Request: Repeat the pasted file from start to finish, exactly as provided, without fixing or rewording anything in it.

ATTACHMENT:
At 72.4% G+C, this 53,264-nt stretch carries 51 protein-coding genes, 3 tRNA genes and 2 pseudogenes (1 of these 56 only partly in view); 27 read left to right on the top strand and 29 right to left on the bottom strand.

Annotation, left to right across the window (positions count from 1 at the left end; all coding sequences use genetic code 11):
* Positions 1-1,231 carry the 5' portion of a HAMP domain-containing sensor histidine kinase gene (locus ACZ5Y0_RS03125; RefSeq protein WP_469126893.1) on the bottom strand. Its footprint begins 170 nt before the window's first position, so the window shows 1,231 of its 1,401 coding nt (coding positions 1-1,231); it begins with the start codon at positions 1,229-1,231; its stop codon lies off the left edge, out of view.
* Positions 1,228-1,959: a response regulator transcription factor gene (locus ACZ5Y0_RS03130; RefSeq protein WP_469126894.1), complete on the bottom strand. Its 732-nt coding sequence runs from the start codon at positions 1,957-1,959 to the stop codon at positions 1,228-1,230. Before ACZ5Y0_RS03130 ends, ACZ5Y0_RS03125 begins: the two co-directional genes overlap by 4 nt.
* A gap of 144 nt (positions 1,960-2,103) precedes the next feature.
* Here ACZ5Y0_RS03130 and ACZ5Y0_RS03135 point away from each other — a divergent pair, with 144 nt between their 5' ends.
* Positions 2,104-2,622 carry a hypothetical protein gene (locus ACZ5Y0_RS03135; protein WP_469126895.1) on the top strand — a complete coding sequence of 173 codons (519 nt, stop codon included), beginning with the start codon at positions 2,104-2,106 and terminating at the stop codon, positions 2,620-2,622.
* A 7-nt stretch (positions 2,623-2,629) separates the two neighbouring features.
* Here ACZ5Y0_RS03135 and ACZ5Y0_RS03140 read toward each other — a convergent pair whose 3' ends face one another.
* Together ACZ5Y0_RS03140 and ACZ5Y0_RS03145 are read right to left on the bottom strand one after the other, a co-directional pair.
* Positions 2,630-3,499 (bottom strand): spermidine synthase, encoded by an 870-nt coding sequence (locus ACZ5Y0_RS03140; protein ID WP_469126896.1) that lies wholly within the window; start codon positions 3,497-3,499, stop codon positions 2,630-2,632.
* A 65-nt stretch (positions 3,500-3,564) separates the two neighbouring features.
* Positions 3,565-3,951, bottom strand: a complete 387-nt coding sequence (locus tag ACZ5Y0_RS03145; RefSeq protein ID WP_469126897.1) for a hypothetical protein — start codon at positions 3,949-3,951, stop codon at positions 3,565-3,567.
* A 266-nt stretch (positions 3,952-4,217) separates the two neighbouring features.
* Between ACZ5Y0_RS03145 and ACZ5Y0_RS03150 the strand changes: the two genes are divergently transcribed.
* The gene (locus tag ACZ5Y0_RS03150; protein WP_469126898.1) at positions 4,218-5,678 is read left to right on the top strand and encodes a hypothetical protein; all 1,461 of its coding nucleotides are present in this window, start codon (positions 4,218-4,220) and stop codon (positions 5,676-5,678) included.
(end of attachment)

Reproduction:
At 72.4% G+C, this 53,264-nt stretch carries 51 protein-coding genes, 3 tRNA genes and 2 pseudogenes (1 of these 56 only partly in view); 27 read left to right on the top strand and 29 right to left on the bottom strand.

Annotation, left to right across the window (positions count from 1 at the left end; all coding sequences use genetic code 11):
* Positions 1-1,231 carry the 5' portion of a HAMP domain-containing sensor histidine kinase gene (locus ACZ5Y0_RS03125; RefSeq protein WP_469126893.1) on the bottom strand. Its footprint begins 170 nt before the window's first position, so the window shows 1,231 of its 1,401 coding nt (coding positions 1-1,231); it begins with the start codon at positions 1,229-1,231; its stop codon lies off the left edge, out of view.
* Positions 1,228-1,959: a response regulator transcription factor gene (locus ACZ5Y0_RS03130; RefSeq protein WP_469126894.1), complete on the bottom strand. Its 732-nt coding sequence runs from the start codon at positions 1,957-1,959 to the stop codon at positions 1,228-1,230. Before ACZ5Y0_RS03130 ends, ACZ5Y0_RS03125 begins: the two co-directional genes overlap by 4 nt.
* A gap of 144 nt (positions 1,960-2,103) precedes the next feature.
* Here ACZ5Y0_RS03130 and ACZ5Y0_RS03135 point away from each other — a divergent pair, with 144 nt between their 5' ends.
* Positions 2,104-2,622 carry a hypothetical protein gene (locus ACZ5Y0_RS03135; protein WP_469126895.1) on the top strand — a complete coding sequence of 173 codons (519 nt, stop codon included), beginning with the start codon at positions 2,104-2,106 and terminating at the stop codon, positions 2,620-2,622.
* A 7-nt stretch (positions 2,623-2,629) separates the two neighbouring features.
* Here ACZ5Y0_RS03135 and ACZ5Y0_RS03140 read toward each other — a convergent pair whose 3' ends face one another.
* Together ACZ5Y0_RS03140 and ACZ5Y0_RS03145 are read right to left on the bottom strand one after the other, a co-directional pair.
* Positions 2,630-3,499 (bottom strand): spermidine synthase, encoded by an 870-nt coding sequence (locus ACZ5Y0_RS03140; protein ID WP_469126896.1) that lies wholly within the window; start codon positions 3,497-3,499, stop codon positions 2,630-2,632.
* A 65-nt stretch (positions 3,500-3,564) separates the two neighbouring features.
* Positions 3,565-3,951, bottom strand: a complete 387-nt coding sequence (locus tag ACZ5Y0_RS03145; RefSeq protein ID WP_469126897.1) for a hypothetical protein — start codon at positions 3,949-3,951, stop codon at positions 3,565-3,567.
* A 266-nt stretch (positions 3,952-4,217) separates the two neighbouring features.
* Between ACZ5Y0_RS03145 and ACZ5Y0_RS03150 the strand changes: the two genes are divergently transcribed.
* The gene (locus tag ACZ5Y0_RS03150; protein WP_469126898.1) at positions 4,218-5,678 is read left to right on the top strand and encodes a hypothetical protein; all 1,461 of its coding nucleotides are present in this window, start codon (positions 4,218-4,220) and stop codon (positions 5,676-5,678) included.